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| Last Updated:19/08/2017

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Bombay Natural History Society (Source: The Hindu 13-06-2017)

 

            Birdlife International, a conservation organization, has recognized three new sites in Goa as hotspots for protection. The sites have been added to their list of “Important Bird and Biodiversity Areas”.  

         The inclusion of these ecological hotspots in a new book comes after systematic data collection by the Goa Bird Conservation Network (GBCN).

 

          The book is authored by noted ornithologist Asad Rahmani, along with two other co-authors, and is published by the Bombay Natural History Society. Now, seven areas in Goa have been termed important biodiversity areas by Birdlife. GBCN president Parag Rangnekar said Goa earlier had four recognized biodiversity areas: Bhagwan Mahavir Wildlife Sanctuary and Mollem National Park, Carambolim Wetlands, Cotigao Wildlife Sanctuary and Mhadei Wildlife Sanctuary.

         Larger area: The list has now added Bondla Wildlife Sanctuary, Navelim Wetlands and Netravali Wildlife Sanctuary.

        The extent of Carambolim Wetland has been increased to include the fragile ecosystem of Dhado, which has recently become a wintering ground for many species of migratory birds. “While analyzing data on birds of the State we realized that we have two species of critically endangered, eight species of vulnerable and 11 species of near-threatened birds that have been documented,” says Pronoy Baidya, vice-president of GBCN and one of the contributors to the Goa chapter in the new book.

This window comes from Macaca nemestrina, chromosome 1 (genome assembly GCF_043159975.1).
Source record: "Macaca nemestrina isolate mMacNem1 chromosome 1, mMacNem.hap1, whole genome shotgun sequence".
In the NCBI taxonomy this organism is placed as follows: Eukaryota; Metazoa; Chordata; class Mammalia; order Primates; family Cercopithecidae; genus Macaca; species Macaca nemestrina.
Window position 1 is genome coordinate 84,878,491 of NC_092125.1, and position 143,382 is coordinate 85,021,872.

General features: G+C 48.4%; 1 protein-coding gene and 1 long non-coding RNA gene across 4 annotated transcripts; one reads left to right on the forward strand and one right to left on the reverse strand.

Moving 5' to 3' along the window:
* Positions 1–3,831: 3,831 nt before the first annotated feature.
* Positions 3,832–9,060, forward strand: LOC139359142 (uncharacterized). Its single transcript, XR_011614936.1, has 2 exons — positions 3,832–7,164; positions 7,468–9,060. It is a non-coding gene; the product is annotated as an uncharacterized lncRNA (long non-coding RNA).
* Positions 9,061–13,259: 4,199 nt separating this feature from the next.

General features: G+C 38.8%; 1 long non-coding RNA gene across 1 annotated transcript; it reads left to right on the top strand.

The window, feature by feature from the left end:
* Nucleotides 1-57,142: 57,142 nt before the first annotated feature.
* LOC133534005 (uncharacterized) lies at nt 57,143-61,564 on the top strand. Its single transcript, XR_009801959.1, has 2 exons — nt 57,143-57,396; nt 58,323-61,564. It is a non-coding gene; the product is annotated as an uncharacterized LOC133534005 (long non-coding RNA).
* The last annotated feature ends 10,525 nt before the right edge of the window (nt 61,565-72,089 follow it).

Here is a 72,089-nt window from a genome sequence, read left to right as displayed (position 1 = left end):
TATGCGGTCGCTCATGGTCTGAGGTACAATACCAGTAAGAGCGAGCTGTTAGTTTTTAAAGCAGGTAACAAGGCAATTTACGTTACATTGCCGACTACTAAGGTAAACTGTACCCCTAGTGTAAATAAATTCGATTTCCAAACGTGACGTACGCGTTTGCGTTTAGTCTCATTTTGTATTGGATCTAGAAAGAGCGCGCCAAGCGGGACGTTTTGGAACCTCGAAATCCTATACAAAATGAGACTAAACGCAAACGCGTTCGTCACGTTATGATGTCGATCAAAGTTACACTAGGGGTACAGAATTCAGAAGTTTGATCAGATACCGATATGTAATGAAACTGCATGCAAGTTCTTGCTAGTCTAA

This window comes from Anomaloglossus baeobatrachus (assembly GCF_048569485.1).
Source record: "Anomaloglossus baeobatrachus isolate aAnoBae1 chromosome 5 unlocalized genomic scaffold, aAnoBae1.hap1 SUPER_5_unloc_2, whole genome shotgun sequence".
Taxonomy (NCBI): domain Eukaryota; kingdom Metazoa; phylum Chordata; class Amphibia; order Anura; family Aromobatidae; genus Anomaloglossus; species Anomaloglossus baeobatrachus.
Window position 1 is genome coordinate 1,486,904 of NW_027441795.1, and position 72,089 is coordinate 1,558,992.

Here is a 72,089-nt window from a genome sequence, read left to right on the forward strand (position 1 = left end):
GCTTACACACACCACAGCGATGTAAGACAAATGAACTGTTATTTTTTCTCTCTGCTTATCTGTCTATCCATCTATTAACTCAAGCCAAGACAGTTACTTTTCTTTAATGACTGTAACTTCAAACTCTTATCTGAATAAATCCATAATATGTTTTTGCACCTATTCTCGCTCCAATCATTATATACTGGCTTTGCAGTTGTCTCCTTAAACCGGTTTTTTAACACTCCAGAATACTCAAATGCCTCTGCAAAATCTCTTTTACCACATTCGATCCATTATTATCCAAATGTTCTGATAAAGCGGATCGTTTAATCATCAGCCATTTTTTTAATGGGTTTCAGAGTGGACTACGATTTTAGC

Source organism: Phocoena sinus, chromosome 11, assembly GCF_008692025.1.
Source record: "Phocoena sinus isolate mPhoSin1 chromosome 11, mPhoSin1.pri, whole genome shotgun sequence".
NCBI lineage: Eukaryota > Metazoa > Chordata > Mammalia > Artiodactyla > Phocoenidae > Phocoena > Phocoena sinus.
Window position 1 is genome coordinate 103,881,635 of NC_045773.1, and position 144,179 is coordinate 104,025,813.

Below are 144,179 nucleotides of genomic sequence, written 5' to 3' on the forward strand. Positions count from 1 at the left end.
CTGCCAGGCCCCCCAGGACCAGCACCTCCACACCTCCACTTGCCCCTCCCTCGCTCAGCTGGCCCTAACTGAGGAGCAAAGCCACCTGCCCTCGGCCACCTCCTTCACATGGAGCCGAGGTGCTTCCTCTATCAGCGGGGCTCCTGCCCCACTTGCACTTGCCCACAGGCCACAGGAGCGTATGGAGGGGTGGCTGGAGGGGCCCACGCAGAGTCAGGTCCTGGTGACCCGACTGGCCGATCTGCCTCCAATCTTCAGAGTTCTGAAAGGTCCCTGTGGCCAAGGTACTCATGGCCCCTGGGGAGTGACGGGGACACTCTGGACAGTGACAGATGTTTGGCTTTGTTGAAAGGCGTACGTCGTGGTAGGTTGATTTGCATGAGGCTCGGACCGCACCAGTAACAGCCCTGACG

“Goa harbours a good population of the lesser adjutant and the Nilgiri wood pigeon in certain pockets of the State apart from the identified sites,” said Mr. Baidya. “Goa probably has more sites than the seven identified but a lack of systematic effort in the past to document birds created a void of data because of which we could not propose more sites to BNHS, which coordinates the programme in India,” said Mr. Rangnekar.

          He recalled that in 2012-13, zoology students from Government College, Sanquelim, in north Goa monitored the Navelim Wetlands for an entire year documenting birds and their population.

        “It was primarily a marsh land with paddy fields bordered by mangrove growth that is under the local community’s control. It was important to highlight the significance of this area for conservation on a global platform” says Harshada Gauns, an office-bearer of GBCN, who led the team that monitored the wetland.

        “Declaring a site as an Important Bird and Biodiversity Area does not ensure that the site gets legal protection or becomes inaccessible to people. Instead Birdlife International encourages national and State governments to recognize the areas as sites of vital importance for conservation of wildlife and to empower local community-based conservation initiatives,” said Mr. Baidya.

       “In Goa, the Forest Department has already provided support to GBCN in setting up the long-term bird monitoring project, which has completed one year in Cotigao Wildlife Sanctuary. The information will help the Forest Department in planning their management strategies,” said Mr. Rangnekar.